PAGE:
About the conference
Multidisciplinary Treatment of Eating Disorders
The proposed forum has the purpose of finding multidisciplinary and collaborative approaches and solutions to working with eating disorders in neurotypical and atypical populations. The aim is to provide a general understanding of eating disorders, treatment options and how to overcome current challenges to treatment and recovery.
Other themes include:
How do we ensure that the first contact with healthcare is positive? Especially in primary care settings
How do maximize the use of alternatives to specialised eating disorder care?
How do we ensure professionals, families, friends and patients are best supported within the available healthcare?
Understanding avoidant and restrictive patterns of eating often seen in the autistic population and what the best options for intervention and treatment are
Understanding the influence of social media and online communities (e.g. pro-ana) and finding ways to reduce the need for and risk associated with them
The forum is for anyone working with or caring for someone with an eating disorder as well as individuals with an eating disorder. We invite speakers from all disciplines as well as people using or requiring healthcare services for eating disorders to share their understanding, knowledge and experience. Working within a multidisciplinary approach is crucial for all psychiatric disorders and therefore we invite you to take part in the discussion on how to ensure people with eating disorders are heard, understood and receive the best care possible.
The treatment of eating disorders is challenging due to a variety of factors including poor understanding of the disorders, resistance and characteristic features of the disorders, comorbidity and a lack of resources available in healthcare. Elements of treatment that are known to be helpful are having strong knowledge and understanding (compassion) for eating disorders, creating an empathetic yet firm alliance with patients and involving relevant health professionals, family/ friends and the patient in care.
Evidence has shown that a prompt diagnosis and early intervention improve recovery prospects but eating disorders are notoriously difficult to diagnose and treat. This is exacerbated by the fact that there is a general lack of understanding, knowledge and skill dealing with, treating and appropriately referring people with eating disorders within primary care services (or at the first point of contact).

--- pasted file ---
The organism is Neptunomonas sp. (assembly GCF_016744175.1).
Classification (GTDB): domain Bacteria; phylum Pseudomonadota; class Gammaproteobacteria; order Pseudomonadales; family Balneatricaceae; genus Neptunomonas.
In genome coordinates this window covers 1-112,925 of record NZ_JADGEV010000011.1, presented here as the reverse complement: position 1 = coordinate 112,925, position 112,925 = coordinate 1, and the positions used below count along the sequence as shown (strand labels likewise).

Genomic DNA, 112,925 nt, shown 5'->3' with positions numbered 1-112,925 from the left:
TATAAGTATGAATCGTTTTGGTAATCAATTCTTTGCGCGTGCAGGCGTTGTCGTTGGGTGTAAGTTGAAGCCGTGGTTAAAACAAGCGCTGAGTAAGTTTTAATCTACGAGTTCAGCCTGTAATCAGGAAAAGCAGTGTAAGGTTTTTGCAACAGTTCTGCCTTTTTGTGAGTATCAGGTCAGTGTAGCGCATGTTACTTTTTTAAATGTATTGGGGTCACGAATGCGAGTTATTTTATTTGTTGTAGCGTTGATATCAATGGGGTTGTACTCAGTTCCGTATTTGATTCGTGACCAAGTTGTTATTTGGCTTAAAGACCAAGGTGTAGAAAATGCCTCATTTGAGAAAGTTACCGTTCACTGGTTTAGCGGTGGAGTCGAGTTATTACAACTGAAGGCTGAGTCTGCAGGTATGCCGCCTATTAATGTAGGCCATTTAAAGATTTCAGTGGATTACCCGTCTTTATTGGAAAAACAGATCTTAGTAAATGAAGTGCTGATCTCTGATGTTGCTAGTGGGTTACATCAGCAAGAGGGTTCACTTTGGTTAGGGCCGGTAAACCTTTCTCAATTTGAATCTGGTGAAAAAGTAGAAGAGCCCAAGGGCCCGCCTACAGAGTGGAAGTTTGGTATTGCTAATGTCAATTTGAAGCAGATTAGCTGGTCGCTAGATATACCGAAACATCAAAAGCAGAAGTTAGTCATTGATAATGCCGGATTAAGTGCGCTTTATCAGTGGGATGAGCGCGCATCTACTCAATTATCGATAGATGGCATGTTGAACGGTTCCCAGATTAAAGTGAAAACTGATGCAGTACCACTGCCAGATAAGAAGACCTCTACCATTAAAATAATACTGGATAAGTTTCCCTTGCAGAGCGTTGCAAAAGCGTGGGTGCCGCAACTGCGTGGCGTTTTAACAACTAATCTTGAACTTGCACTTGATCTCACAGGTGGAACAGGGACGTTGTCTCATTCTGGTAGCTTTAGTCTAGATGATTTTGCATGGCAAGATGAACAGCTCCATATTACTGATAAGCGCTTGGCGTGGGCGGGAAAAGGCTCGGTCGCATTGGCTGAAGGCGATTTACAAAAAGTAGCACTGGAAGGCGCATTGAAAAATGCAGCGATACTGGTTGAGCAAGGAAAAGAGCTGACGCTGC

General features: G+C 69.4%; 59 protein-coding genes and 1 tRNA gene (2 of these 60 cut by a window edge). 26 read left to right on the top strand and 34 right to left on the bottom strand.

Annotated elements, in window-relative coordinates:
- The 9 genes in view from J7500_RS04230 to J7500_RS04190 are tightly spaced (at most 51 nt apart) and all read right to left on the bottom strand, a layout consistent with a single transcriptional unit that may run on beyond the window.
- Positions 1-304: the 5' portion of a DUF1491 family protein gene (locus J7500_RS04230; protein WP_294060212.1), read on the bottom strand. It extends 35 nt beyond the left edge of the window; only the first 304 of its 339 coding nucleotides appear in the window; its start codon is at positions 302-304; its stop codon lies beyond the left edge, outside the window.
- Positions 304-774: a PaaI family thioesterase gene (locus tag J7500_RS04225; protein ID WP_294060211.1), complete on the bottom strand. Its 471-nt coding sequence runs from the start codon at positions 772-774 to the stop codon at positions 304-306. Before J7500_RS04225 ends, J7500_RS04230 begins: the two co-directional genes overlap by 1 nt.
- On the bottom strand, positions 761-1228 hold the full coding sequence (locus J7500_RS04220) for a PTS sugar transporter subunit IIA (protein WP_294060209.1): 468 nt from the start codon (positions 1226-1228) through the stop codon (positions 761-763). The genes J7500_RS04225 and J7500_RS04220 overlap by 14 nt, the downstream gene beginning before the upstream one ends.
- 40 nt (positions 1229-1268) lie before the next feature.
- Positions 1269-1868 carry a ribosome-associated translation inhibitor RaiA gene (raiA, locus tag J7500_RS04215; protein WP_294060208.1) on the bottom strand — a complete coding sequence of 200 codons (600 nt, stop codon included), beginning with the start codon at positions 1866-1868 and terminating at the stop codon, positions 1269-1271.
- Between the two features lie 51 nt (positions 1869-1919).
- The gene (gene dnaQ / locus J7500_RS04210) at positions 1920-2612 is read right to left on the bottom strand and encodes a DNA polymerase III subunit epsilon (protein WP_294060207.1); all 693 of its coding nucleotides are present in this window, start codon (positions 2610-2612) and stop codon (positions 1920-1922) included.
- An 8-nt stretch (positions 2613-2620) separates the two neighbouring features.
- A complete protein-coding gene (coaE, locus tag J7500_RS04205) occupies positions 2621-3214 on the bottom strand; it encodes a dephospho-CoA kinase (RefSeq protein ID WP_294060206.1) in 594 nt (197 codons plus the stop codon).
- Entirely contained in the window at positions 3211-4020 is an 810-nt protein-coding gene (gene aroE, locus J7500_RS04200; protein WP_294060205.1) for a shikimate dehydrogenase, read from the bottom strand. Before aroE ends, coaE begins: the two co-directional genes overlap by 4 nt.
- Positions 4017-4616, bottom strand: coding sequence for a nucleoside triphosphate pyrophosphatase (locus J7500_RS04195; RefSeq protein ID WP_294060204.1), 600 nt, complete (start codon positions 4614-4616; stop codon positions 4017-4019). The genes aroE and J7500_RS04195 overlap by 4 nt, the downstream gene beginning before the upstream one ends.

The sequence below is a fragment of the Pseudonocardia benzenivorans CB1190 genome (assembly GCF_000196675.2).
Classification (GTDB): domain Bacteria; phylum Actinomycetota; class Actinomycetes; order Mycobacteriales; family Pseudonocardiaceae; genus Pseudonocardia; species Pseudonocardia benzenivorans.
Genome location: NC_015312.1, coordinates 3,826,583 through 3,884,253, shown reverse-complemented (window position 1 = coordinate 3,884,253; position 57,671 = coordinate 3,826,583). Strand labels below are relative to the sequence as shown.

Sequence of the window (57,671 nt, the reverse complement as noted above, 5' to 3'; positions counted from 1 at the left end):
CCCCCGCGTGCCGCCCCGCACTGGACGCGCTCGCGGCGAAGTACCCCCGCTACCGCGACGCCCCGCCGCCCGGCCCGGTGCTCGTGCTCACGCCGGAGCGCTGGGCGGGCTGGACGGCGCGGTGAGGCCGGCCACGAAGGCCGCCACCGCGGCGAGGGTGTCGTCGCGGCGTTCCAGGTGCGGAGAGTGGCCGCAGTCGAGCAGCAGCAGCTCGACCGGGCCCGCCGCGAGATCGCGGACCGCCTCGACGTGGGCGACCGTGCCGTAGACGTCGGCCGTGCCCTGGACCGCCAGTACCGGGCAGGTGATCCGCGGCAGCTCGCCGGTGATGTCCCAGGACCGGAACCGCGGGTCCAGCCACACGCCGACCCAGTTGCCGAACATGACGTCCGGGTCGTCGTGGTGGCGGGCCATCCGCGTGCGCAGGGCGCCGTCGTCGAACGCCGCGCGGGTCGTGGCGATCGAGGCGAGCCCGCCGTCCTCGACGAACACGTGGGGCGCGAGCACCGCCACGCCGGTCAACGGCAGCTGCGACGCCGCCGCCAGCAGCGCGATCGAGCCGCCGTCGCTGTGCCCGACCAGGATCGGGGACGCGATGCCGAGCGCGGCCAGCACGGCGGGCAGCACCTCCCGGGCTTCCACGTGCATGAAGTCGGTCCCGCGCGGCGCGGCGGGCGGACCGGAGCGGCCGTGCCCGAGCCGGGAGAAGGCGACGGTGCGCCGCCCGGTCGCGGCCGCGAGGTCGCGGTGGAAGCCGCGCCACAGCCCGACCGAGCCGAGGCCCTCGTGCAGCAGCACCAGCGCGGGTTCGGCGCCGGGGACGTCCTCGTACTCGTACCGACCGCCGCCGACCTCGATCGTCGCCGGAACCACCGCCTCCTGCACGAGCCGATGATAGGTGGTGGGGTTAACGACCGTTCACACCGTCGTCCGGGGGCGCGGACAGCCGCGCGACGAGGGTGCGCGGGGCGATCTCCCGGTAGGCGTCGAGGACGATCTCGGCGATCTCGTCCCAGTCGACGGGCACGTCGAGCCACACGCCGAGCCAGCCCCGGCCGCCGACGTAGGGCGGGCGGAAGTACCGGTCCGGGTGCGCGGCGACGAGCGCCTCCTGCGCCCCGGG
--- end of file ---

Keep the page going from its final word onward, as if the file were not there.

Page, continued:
Professionals, families and patients tend to agree that specialist services are the gold standard for eating disorder treatment. However, there are long waiting lists, a lack of resources and no guarantee of admission and/ or treatment by specialist services. If the emphasis is solely on specialist care, other agencies including primary care become stepping stones rather than potential alternatives. Research has found that a positive first experience has a significant impact on the recovery trajectory and therefore primary care should be viewed as an opportunity for an effective alternative treatment rather than a barrier or obstacle to the treatment of eating disorders. Treatment has the potential to be successful when the patient develops internal motivation or a desire for help, which is influenced by their experience of primary care.
It has been widely recommended that a well-validated universal screening protocol for eating disorders is needed. This would help professionals working in primary care to build understanding and confidence and would allow individuals with eating disorders to feel safer and heard which can be a powerful catalyst for the desire to change.
As with all psychiatric conditions, professionals need to be available, consistent, respectful, empathetic and have the ability to build a positive therapeutic alliance with the patient. Treatment should be a partnership between stakeholders involving sharing knowledge, skills and best treatment options. Professionals should move from a place of power and authority to one of support and encouragement to improve outcomes with the entire team working together in the recovery process.
Furthermore, eating disorders must be viewed in the context of sociocultural factors and the impact of the media, social media and pro-anorexia/ pro-bulimia (pro-ana/pro-mia) content. Families, friends and schools must be part of the conversation around eating disorders. There is a need to understand the appeal of pro-ana/ pro-mia content and groups with an emphasis on finding a solution that can replace the need for involvement in pro-ana/ pro-mia groups/ communities. It poses a significant risk and a barrier to treatment yet provides support and a sense of belonging to the person and is therefore a complex issue that requires multidisciplinary input and the involvement of families/ carers and service users.
Eating disorders or avoidant and restrictive eating patterns are a common feature of autism. There is a need for professionals in primary and secondary care to have a better understanding of the presentation of eating disorders within the autistic population. This forum aims to increase the understanding of the core features of eating disorders in the context of the developmental characteristics of individuals on the autism spectrum and what the best treatment options are.
This conference will be particularly useful to all the Clinicians working on various aspects of eating disorders, including:
Internal Medicine Physicians